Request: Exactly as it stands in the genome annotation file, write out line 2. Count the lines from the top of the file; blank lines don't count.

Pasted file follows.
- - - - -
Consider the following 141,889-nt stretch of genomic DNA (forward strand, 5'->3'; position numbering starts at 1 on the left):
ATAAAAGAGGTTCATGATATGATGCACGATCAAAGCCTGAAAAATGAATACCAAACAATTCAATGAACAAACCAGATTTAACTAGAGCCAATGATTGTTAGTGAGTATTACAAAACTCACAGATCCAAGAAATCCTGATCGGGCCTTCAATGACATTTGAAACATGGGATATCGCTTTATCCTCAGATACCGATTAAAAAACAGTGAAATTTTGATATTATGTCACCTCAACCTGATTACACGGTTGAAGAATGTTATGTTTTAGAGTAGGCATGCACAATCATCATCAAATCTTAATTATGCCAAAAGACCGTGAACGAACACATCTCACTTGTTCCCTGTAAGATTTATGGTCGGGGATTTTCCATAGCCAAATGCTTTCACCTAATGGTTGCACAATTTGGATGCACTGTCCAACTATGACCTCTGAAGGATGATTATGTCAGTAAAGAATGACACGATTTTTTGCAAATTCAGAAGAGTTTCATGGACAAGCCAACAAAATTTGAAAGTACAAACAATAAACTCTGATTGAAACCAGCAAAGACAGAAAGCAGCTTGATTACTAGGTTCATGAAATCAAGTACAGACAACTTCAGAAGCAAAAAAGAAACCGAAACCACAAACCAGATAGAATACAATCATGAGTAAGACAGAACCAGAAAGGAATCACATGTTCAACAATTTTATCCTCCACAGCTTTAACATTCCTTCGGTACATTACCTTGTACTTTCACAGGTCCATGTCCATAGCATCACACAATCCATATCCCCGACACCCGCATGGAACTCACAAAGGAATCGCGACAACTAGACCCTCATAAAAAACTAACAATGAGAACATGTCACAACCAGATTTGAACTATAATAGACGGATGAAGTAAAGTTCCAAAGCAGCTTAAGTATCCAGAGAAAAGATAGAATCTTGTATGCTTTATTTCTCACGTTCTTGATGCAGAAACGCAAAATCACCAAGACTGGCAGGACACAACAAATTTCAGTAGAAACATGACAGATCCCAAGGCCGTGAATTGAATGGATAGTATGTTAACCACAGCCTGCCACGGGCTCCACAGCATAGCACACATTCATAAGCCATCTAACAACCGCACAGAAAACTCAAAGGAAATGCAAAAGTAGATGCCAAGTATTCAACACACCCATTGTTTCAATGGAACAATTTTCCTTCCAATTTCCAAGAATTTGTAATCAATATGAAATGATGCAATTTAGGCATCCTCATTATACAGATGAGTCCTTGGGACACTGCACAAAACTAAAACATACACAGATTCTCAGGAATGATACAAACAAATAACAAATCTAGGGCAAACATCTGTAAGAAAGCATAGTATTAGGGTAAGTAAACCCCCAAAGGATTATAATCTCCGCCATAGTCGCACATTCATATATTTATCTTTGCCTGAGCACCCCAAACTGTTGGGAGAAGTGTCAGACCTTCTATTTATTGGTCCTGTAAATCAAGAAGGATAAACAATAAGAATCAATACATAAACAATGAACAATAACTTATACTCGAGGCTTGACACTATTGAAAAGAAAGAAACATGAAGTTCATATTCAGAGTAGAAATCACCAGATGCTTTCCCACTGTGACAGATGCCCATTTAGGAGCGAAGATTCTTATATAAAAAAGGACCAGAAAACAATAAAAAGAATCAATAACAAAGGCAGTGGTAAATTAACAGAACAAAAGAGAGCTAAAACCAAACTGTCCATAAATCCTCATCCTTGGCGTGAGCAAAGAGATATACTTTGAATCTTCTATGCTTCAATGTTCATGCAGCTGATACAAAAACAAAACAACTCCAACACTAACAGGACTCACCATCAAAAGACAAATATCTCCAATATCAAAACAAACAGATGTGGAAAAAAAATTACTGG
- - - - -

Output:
ATAAAAGAGGTTCATGATATGATGCACGATCAAAGCCTGAAAAATGAATACCAAACAATTCAATGAACAAACCAGATTTAACTAGAGCCAATGATTGTTAGTGAGTATTACAAAACTCACAGATCCAAGAAATCCTGATCGGGCCTTCAATGACATTTGAAACATGGGATATCGCTTTATCCTCAGATACCGATTAAAAAACAGTGAAATTTTGATATTATGTCACCTCAACCTGATTACACGGTTGAAGAATGTTATGTTTTAGAGTAGGCATGCACAATCATCATCAAATCTTAATTATGCCAAAAGACCGTGAACGAACACATCTCACTTGTTCCCTGTAAGATTTATGGTCGGGGATTTTCCATAGCCAAATGCTTTCACCTAATGGTTGCACAATTTGGATGCACTGTCCAACTATGACCTCTGAAGGATGATTATGTCAGTAAAGAATGACACGATTTTTTGCAAATTCAGAAGAGTTTCATGGACAAGCCAACAAAATTTGAAAGTACAAACAATAAACTCTGATTGAAACCAGCAAAGACAGAAAGCAGCTTGATTACTAGGTTCATGAAATCAAGTACAGACAACTTCAGAAGCAAAAAAGAAACCGAAACCACAAACCAGATAGAATACAATCATGAGTAAGACAGAACCAGAAAGGAATCACATGTTCAACAATTTTATCCTCCACAGCTTTAACATTCCTTCGGTACATTACCTTGTACTTTCACAGGTCCATGTCCATAGCATCACACAATCCATATCCCCGACACCCGCATGGAACTCACAAAGGAATCGCGACAACTAGACCCTCATAAAAAACTAACAATGAGAACATGTCACAACCAGATTTGAACTATAATAGACGGATGAAGTAAAGTTCCAAAGCAGCTTAAGTATCCAGAGAAAAGATAGAATCTTGTATGCTTTATTTCTCACGTTCTTGATGCAGAAACGCAAAATCACCAAGACTGGCAGGACACAACAAATTTCAGTAGAAACATGACAGATCCCAAGGCCGTGAATTGAATGGATAGTATGTTAACCACAGCCTGCCACGGGCTCCACAGCATAGCACACATTCATAAGCCATCTAACAACCGCACAGAAAACTCAAAGGAAATGCAAAAGTAGATGCCAAGTATTCAACACACCCATTGTTTCAATGGAACAATTTTCCTTCCAATTTCCAAGAATTTGTAATCAATATGAAATGATGCAATTTAGGCATCCTCATTATACAGATGAGTCCTTGGGACACTGCACAAAACTAAAACATACACAGATTCTCAGGAATGATACAAACAAATAACAAATCTAGGGCAAACATCTGTAAGAAAGCATAGTATTAGGGTAAGTAAACCCCCAAAGGATTATAATCTCCGCCATAGTCGCACATTCATATATTTATCTTTGCCTGAGCACCCCAAACTGTTGGGAGAAGTGTCAGACCTTCTATTTATTGGTCCTGTAAATCAAGAAGGATAAACAATAAGAATCAATACATAAACAATGAACAATAACTTATACTCGAGGCTTGACACTATTGAAAAGAAAGAAACATGAAGTTCATATTCAGAGTAGAAATCACCAGATGCTTTCCCACTGTGACAGATGCCCATTTAGGAGCGAAGATTCTTATATAAAAAAGGACCAGAAAACAATAAAAAGAATCAATAACAAAGGCAGTGGTAAATTAACAGAACAAAAGAGAGCTAAAACCAAACTGTCCATAAATCCTCATCCTTGGCGTGAGCAAAGAGATATACTTTGAATCTTCTATGCTTCAATGTTCATGCAGCTGATACAAAAACAAAACAACTCCAACACTAACAGGACTCACCATCAAAAGACAAATATCTCCAATATCAAAACAAACAGATGTGGAAAAAAAATTACTGG